A Response to “Sacred Geometry”

It is unlikely that anyone knows how many types of superstitious nonsense exist, for counting them would be an enormous task, with no compelling reason to do it, and only a slim hope of actually finding them all. However, a given person will be more likely than other people to know about a particular type — if it is related to things the first person finds of interest. For example, a physician will be more likely to be aware of homeopathy, and the faulty ideas upon which it is based, than would a randomly-selected college-educated adult.

It won’t take long, reading this blog, for anyone to figure out that I have a strong interest in geometry. Were it not for this, I likely would be unaware of another type of superstitious nonsense: “Sacred Geometry,” which I cannot bring myself to type without quotation marks. If you google that term, you’ll quickly find an amazing number of websites devoted to that topic, with many extraordinary claims about certain polygons and polyhedra, but you won’t find more than miniscule amounts of logical reasoning on any of these sites, mixed in with large portions of utter nonsense.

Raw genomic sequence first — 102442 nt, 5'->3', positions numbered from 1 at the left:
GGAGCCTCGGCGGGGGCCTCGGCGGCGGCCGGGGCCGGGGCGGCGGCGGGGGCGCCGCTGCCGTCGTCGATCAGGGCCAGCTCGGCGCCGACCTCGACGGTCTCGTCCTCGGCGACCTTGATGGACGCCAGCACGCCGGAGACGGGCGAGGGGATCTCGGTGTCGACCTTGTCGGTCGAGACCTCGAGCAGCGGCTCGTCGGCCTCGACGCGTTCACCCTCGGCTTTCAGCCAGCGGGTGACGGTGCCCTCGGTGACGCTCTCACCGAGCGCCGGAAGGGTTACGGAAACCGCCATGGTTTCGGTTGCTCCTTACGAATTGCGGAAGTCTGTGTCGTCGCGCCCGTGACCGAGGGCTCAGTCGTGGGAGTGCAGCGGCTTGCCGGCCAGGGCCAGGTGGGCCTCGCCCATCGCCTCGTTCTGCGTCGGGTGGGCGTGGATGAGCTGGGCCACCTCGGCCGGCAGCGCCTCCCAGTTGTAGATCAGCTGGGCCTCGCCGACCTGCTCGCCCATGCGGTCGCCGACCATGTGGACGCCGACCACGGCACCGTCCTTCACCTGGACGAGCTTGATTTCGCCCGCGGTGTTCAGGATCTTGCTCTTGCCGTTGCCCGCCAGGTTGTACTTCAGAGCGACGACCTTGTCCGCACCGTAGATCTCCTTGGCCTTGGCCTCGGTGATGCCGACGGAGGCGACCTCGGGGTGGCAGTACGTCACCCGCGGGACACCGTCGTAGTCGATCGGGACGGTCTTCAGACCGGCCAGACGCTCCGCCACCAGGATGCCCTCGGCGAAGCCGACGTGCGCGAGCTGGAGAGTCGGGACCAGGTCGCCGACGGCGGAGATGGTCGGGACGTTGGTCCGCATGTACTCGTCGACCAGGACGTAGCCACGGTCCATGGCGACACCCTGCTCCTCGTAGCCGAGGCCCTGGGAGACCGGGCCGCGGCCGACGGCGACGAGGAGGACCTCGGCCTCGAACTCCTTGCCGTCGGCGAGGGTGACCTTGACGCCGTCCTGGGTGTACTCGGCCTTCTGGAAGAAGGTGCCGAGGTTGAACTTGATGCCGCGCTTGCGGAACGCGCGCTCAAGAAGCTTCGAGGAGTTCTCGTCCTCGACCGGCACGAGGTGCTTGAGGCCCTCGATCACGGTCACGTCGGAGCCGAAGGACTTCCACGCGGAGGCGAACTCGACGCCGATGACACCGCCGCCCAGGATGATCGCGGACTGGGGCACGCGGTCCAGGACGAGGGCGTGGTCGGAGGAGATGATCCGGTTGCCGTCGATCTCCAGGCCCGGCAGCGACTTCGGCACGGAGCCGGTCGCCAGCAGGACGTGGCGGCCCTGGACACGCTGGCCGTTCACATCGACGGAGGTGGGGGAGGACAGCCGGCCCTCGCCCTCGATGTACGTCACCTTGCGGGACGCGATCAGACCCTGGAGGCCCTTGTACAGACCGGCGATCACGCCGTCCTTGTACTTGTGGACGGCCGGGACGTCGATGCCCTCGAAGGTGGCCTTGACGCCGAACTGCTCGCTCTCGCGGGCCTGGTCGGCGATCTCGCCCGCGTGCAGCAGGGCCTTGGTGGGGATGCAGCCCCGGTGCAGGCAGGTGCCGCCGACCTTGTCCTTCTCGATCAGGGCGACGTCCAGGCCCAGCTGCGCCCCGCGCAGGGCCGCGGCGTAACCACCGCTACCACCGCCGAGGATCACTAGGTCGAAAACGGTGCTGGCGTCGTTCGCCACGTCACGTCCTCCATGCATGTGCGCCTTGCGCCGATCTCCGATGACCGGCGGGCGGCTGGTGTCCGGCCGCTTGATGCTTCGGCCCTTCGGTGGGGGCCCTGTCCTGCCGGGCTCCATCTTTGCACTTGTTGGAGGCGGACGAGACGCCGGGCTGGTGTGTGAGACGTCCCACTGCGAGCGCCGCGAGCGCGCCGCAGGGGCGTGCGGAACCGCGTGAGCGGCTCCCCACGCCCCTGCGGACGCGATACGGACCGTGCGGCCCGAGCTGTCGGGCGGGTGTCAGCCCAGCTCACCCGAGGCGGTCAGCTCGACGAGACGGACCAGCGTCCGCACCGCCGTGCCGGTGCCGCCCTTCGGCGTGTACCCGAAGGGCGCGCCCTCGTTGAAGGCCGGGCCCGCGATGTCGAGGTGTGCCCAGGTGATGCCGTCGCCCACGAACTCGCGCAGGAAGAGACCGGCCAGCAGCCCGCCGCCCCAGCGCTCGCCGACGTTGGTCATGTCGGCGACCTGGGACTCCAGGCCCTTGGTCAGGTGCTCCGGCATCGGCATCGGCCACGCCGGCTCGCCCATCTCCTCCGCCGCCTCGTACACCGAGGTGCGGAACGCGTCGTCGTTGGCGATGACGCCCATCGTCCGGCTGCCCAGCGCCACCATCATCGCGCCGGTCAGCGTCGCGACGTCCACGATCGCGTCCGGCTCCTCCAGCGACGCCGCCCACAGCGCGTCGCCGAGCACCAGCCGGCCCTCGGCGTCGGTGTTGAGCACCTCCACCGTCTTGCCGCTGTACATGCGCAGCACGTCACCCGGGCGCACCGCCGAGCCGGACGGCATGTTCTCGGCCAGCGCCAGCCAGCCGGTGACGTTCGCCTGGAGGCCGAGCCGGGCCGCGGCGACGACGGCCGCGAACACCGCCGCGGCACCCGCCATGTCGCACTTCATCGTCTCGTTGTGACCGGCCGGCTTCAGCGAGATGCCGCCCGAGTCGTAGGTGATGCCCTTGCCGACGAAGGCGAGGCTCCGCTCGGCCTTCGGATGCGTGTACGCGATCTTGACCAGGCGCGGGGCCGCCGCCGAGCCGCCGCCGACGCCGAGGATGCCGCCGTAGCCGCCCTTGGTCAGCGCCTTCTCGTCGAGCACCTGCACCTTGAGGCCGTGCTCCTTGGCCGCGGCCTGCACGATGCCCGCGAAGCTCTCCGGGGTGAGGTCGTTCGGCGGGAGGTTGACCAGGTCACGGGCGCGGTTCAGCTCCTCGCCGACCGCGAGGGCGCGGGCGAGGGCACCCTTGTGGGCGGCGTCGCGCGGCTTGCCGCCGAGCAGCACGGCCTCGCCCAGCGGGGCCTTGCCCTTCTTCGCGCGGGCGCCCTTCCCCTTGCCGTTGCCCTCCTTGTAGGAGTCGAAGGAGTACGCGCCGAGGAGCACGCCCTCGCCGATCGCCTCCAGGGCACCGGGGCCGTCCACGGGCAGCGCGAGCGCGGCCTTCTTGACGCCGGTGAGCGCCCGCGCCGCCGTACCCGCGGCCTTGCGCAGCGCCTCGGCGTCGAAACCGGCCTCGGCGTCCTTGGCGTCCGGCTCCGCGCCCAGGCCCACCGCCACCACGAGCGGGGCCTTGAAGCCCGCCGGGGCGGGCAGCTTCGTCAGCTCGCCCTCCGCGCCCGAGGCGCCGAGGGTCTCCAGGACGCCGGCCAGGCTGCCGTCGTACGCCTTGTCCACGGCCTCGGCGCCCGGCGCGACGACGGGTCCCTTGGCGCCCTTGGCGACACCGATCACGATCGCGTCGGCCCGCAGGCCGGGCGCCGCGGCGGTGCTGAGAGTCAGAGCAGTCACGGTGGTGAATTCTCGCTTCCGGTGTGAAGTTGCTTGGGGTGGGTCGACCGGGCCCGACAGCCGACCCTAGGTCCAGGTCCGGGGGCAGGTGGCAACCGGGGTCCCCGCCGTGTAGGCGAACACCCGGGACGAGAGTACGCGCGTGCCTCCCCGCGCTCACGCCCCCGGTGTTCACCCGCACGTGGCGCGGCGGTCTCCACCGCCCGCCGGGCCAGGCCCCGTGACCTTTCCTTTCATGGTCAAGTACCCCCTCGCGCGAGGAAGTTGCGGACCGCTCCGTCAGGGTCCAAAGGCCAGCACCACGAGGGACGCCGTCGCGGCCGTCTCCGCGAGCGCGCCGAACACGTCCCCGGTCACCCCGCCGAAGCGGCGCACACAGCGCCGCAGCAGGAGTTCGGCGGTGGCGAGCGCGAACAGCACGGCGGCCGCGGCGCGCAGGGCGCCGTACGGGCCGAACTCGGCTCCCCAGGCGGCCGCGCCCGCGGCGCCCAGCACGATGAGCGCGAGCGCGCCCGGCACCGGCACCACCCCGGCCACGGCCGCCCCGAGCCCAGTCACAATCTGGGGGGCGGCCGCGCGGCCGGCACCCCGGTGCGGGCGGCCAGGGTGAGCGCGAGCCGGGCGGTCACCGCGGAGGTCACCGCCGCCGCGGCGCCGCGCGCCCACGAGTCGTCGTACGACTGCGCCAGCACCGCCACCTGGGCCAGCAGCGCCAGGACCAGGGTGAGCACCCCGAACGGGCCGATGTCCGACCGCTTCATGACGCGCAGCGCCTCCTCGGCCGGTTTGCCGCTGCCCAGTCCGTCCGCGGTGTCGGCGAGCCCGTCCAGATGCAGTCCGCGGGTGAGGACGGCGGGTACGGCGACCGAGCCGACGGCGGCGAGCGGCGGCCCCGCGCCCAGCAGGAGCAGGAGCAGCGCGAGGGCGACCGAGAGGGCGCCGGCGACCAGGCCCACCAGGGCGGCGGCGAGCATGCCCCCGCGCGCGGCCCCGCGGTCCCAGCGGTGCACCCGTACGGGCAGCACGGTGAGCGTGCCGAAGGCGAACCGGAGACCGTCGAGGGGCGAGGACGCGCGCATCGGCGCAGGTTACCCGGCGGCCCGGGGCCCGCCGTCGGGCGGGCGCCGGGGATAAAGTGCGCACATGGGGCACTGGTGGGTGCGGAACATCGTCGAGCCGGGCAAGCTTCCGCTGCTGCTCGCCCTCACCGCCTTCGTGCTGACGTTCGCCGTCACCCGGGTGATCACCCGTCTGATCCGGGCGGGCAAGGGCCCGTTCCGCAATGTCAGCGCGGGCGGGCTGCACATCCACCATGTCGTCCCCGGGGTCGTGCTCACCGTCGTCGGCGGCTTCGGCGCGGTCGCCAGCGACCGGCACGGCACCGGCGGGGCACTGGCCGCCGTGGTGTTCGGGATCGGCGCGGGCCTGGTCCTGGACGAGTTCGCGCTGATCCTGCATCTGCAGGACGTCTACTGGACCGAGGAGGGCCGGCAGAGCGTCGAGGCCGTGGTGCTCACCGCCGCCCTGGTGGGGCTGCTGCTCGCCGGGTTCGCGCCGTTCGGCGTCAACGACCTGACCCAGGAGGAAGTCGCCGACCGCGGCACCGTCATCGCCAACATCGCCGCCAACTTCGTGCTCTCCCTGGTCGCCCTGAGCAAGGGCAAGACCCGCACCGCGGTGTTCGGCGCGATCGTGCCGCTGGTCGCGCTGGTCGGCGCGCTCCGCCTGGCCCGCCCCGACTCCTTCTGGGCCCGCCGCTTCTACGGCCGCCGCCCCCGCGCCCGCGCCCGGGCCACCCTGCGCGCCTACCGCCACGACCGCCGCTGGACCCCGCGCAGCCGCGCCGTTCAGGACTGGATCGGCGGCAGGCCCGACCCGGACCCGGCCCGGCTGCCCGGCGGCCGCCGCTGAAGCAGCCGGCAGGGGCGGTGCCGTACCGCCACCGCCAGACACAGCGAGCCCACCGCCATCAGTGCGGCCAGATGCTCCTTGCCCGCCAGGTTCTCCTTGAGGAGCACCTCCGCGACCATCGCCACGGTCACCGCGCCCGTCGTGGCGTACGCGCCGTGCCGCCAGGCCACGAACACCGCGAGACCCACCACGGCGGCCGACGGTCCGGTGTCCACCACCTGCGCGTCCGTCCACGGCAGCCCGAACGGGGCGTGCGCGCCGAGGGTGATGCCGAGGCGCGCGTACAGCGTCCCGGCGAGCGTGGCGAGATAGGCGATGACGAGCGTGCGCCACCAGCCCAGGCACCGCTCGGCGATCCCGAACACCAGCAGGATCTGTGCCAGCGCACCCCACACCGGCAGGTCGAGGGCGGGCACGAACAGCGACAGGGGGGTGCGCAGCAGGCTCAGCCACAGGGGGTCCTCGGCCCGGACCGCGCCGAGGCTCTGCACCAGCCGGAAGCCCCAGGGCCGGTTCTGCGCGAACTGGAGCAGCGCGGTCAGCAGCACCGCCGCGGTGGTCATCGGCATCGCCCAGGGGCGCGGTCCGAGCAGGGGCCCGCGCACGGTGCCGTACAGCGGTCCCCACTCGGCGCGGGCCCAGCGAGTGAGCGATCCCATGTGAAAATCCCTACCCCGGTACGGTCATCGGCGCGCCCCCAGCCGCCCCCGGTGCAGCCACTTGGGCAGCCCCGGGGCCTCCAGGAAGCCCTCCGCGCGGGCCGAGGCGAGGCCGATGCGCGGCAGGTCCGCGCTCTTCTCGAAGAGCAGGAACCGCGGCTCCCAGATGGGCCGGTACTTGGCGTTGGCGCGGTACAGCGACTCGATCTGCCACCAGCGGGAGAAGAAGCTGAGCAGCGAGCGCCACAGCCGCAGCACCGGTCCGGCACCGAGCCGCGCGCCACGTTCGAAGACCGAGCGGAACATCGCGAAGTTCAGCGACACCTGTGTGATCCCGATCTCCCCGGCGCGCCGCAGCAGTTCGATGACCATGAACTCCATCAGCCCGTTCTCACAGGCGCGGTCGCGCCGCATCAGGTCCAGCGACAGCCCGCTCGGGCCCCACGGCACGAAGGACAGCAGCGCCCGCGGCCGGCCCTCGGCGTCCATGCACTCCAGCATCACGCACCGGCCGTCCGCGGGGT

Geometry is inherently interesting, and many geometrical shapes and patterns are aesthetically pleasing. However, to search for their mystical or spiritual qualities is to do nothing more, nor less, than to waste one’s time.

chestahedron-blue-model

I did not create, nor discover, the figure above, but found this picture at http://earthweareone.com/a-new-form-has-been-discovered-in-sacred-geometry-meet-the-chestahedron/. It is described there as a polyhedron with seven faces (well, they call them “sides,” but they clearly mean faces) of equal area — three faces with four sides each, and four faces with three sides each. Knowing that, I tried to figure out exactly what the back side of the figure would look like, but the text at that website isn’t particularly helpful in that regard, being filled with claims, allegedly related to this shape, regarding the human heart as an “organ of flow,” not a pump (What’s the difference?);  “the earth in its foundational form [as] not a sphere but rather [with] its basis [being] a ‘kind of tetrahedron'” (What?); and a (claimed) special relationship between this polyhedron, and the oh-so-profoundly-mystical Platonic Solids. If none of that makes sense to you, you are not alone. It doesn’t make sense.

I often use software called Stella 4d (which you may try at http://www.software3d.com/Stella.php) to investigate the geometric properties of polyhedra. Based upon comments about this polyhedron written by Stella 4d‘s author, Robert Webb,  I was able to create the rotating virtual model below, with Stella, to help me understand what all the faces of the green polyhedron above look like, included those on the back side, as the figure is shown in the picture above. This polyhedron is similar to an octahedron, with a single face augmented by a tetrahedron, and with three pairs of coplanar equilateral triangles then fused into rhombi. Here is that figure: